Well, my son and I started prepping the Lark for engine removal yesterday by sucking the oil out of its crankcase. I've always hated changing oil because of the mess, but I got something cool that makes it all easy: the Pela Oil Extractor. This little puppy is a hand-pumped vacuum with a 6-foot tube that you stick down your dipstick tube. Pump it a few times and you suck the oil right out of the car - no removing the drain plug and getting drenched in black gold; it all comes out and goes into the jug. No mess.
Anyway, as soon as we started pumping, the oil coming thru the tube was full of obviously metallic sparkles. They were present for at least the first two quarts; after that, it was just plain black dirty oil. I'm almost certain that those sparkles are evidence of one of the reasons we have to rebuild the engine in the first place: toasted thrust bearings.
As I mentioned in an earlier post, my Lark has over 1/4" of crank endplay, which probably means the the Babbitt-faced thrust bearing on the ends of one or more of the main crank bearings has been worn off.
So, we'll find out more as we go along. I think the next step will be to drain the coolant and remove the radiator, fan and water manifold.
Speaking of fans, I finally found a Viscous Fan Drive for the car. What's on there now is the common old fixed 4-blade fan bolted right to the water pump pulley. In fact, it isn't even the right fan; it's an oversize piece that's about 6" diameter larger than the stock fan (probably in an attempt to better cool the car). Whoever did it even had to remove the brazed-on fan guard from the top radiator tank (and made some messy tank repairs because of it).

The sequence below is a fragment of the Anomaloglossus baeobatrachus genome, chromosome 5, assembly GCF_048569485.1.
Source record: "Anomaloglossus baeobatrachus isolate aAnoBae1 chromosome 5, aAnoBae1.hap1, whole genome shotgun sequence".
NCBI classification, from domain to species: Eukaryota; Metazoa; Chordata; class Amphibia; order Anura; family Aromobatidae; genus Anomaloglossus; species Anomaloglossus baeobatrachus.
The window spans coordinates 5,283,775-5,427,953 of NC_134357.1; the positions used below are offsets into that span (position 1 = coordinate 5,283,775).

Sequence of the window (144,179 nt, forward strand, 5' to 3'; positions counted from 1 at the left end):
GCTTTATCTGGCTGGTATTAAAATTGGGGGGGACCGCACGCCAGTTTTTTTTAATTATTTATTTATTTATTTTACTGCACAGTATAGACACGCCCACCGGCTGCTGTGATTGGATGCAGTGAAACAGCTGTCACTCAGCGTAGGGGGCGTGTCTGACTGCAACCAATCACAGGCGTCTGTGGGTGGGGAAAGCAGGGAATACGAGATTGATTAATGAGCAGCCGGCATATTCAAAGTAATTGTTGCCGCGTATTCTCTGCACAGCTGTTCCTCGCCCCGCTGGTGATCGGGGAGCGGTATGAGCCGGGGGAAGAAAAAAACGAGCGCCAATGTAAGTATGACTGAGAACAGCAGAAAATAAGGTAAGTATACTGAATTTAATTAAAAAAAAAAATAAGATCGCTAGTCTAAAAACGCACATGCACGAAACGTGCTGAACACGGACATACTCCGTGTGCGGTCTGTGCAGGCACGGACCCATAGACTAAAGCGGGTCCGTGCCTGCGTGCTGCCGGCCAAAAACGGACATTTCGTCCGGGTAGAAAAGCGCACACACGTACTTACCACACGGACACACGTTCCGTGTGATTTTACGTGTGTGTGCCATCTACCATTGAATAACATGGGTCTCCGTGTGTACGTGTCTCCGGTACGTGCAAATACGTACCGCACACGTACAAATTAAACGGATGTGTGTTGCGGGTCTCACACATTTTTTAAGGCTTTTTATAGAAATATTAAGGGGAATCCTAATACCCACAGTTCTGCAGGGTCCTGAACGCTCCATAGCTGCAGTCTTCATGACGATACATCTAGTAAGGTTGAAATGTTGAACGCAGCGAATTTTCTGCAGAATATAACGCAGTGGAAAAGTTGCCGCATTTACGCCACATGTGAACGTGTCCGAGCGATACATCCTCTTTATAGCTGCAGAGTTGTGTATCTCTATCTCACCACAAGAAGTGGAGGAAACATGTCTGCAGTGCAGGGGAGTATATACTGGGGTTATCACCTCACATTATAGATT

One of the members on the SDC forum posted this Viscous Drive fan for sale on the newsgroup. I pleaded and begged to buy it (he was going to take it to a regional swap meet) and so now it's mine :)
Studebaker put clutch fans on cars with heavy-duty applications, like police cars, cabs and any of the hi-po V-8s that went into the Avantis and R-powered Hawks & Larks, but they're beneficial to any applications. Glad to have gotten this one -- into the box it goes to wait for reassembly.
Labels: Engine, My Lark, Repair